LING-215 Sounds of Language
Fall for 2017-2018
No faculty information available
In this course, we’ll explore two fundamental questions about human language:
1. What do different languages sound like?
2. What does a speaker of a language know about what his or her own language sounds like?
These questions are the central questions of phonetics and phonology, the two sub-disciplines of linguistics which most relate to pronunciation.
Phonetics is primarily concerned with the physical properties of speech, and so with determining
• What parts of the mouth are involved in the production of different sounds?
• How must these parts be moved in order to produce a given speech sound?
• What are the acoustic properties of speech sounds?
We’ll be examining these questions in the first part of the course. You’ll gain an abstract knowledge of how different sounds are produced, but also practical skill in producing them yourself.
Phonology is primarily concerned with the mental processes by which speakers manipulate and organize speech sounds, and so addresses questions like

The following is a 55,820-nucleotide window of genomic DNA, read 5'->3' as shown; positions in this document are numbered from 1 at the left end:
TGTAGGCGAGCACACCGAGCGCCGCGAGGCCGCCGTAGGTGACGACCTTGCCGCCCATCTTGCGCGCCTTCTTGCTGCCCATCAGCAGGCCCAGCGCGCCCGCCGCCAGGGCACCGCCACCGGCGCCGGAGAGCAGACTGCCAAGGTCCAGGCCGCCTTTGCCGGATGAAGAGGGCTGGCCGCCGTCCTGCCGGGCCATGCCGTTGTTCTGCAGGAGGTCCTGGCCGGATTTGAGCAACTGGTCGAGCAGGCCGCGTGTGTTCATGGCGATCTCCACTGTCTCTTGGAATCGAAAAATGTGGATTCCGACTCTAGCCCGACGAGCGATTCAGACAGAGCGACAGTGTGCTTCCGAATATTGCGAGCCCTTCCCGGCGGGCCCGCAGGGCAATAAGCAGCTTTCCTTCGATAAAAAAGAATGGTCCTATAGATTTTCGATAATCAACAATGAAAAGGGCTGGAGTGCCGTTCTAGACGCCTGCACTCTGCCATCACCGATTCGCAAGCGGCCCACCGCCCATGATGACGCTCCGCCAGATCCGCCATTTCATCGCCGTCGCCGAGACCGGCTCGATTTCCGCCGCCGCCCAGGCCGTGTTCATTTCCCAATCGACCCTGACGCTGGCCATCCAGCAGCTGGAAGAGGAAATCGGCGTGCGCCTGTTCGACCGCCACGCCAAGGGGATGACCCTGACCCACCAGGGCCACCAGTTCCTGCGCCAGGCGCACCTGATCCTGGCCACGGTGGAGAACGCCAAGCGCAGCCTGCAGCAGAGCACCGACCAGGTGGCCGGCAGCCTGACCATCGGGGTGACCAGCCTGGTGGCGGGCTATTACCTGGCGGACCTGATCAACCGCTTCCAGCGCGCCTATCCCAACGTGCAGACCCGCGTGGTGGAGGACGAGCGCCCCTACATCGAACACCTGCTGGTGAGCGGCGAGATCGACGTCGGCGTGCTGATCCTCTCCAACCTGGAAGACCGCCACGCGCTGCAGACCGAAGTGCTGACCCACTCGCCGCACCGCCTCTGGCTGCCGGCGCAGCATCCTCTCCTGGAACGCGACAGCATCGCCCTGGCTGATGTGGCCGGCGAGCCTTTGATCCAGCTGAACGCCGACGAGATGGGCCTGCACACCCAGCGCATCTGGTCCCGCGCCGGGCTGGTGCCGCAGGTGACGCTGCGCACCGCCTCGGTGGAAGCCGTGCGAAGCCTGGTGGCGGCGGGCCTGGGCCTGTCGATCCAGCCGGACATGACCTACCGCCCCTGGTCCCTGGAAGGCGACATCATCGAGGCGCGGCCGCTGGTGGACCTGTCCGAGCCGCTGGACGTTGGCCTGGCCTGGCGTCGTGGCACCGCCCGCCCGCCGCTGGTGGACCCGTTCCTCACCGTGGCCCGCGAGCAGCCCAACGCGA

• Why are different languages based on different sets of sounds?
• What sound combinations are permitted in any given language?
o And why are some sound combinations more common than others?
• How and why does the pronunciation of a word change because of its context?
o Are why are some sound changes more common than others?
We’ll be examining these questions in the second part of the course. Here, you’ll gain a solid foundation in extracting the key mental generalizations that underlie the phonetic data of a language.
• Practical faculty in producing the sounds of the world’s languages, and an intellectual understanding of how they are produced
• Understanding of the acoustic properties of speech sounds, and ability to analyze speech sounds using (freely available) software
• Understanding of the unconscious knowledge that speakers possess of how their native languages are pronounced
• Ability to extract phonological generalizations from phonetic data
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